Elections supervisor Wesley Howell will speak at a public meeting Thursday evening on the cruise port referendum issue amid uncertainty over if and when a public vote on the controversial issue will take place.

The Cruise Port Referendum campaign announced last week that it had hit the threshold required to trigger a referendum on whether or not government should proceed with plans for a cruise and cargo port in George Town harbour.

A people-initiated referendum, in which the public uses its constitutional power to force a national vote in circumstances where the government opposes such a move, is unprecedented in the Cayman Islands.

The pressure group is hosting a meeting from 6pm on Thursday at the Town Hall in George Town with Howell and Caymanian historian and former politician Roy Bodden slated as guest speakers. Department of Environment director Gina Ebanks-Petrie was also invited to speak, but the move was blocked by ministry officials who suggested the campaigners could address any questions to her in writing.

Organisers hope that Howell will outline the process that will take place to verify the petition signatures and make the arrangements for a vote.

The campaigners said in a statement, “Following a meeting between CPR Cayman and the Elections Office, the petition is currently being prepared to be delivered to [the] Elections Office to begin the official verification process.

“The collection of signatures remains ongoing to safely exceed the minimum requirement, and registered voters who have not yet signed the petition are encouraged to sign right away to be a part of Cayman Islands history in the making.”

Premier Alden McLaughlin said last week that the campaigners’ declaration that their petition had hit the target of 25% of the electorate – around 5,300 signatures – was “presumptive and premature”.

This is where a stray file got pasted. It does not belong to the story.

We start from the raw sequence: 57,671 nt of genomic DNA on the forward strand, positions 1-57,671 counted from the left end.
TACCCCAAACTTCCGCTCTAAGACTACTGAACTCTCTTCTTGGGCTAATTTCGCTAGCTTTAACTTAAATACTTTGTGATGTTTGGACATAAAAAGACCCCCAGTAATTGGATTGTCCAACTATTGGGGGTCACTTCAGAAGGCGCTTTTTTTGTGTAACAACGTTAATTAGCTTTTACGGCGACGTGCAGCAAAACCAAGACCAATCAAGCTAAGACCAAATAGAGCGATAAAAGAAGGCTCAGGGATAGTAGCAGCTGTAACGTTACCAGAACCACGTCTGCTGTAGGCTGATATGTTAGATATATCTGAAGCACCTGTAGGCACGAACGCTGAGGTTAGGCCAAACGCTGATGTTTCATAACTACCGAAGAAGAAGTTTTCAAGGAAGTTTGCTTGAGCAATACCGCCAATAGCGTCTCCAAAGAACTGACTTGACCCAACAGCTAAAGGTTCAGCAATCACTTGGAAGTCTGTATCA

Government has consistently argued that holding a referendum would delay the port development to such a degree that it would torpedo the project, regardless of the result of the vote. It is currently in the final stages of negotiations with three consortiums bidding on the project, and has separately negotiated $180 million in financial commitments from cruise lines to the development.

The Opposition group has backed the referendum campaign and accused the premier of being “in denial” over the necessity for a national vote.

Newly elected Leader of the Opposition Arden McLean issued a statement Tuesday saying, “The Official Opposition Members support and applaud the cruise pier campaigners in achieving a historic first. Their determination in the face of the Government machinery operating against them is a triumph for people power and the steadfast belief that Governments should work for, work with and not work against its people.”

Next steps

There are currently no official protocols or procedures in place outlining how the petition should be handled once it is submitted.

The constitution includes scope for a general law to be put in place outlining the process for referenda, but no such law has been implemented. On the two previous occasions that referenda have been held in Cayman, for the implementation of the constitution and over ‘one man, one vote’ election reform, specific bespoke legislation was introduced by government to allow each vote to take place.

Howell has previously told the Compass that the Cabinet and Legislative Assembly direct the terms of a referendum and the Elections Office is then responsible for organising it.

Government could seek to contest the validity of the petition or challenge the notion that the constitutional provision for people-initiated referendums is binding in all circumstances.

Legal experts have previously suggested this approach is unlikely to succeed.

Andrew Woodcock, of Hampson and Company, told the Compass in February that Sections 69 and 70 of the constitution, which deal with referenda, were unambiguous and he does not believe they would be open to legal challenge.

Woodcock, formerly a lecturer at the Truman Bodden Law School, said Section 69, which says government “may” call a referendum if the majority of legislators approve, referred only to government-initiated referendums and does not, in his view, conflict with the power of the people to force a referendum through Section 70 on matters of ‘national importance’.

“The effect of Section 70 is that, where a petition signed by 25% of the electorate is submitted to Cabinet, there is no discretion. A referendum must be called,” he said.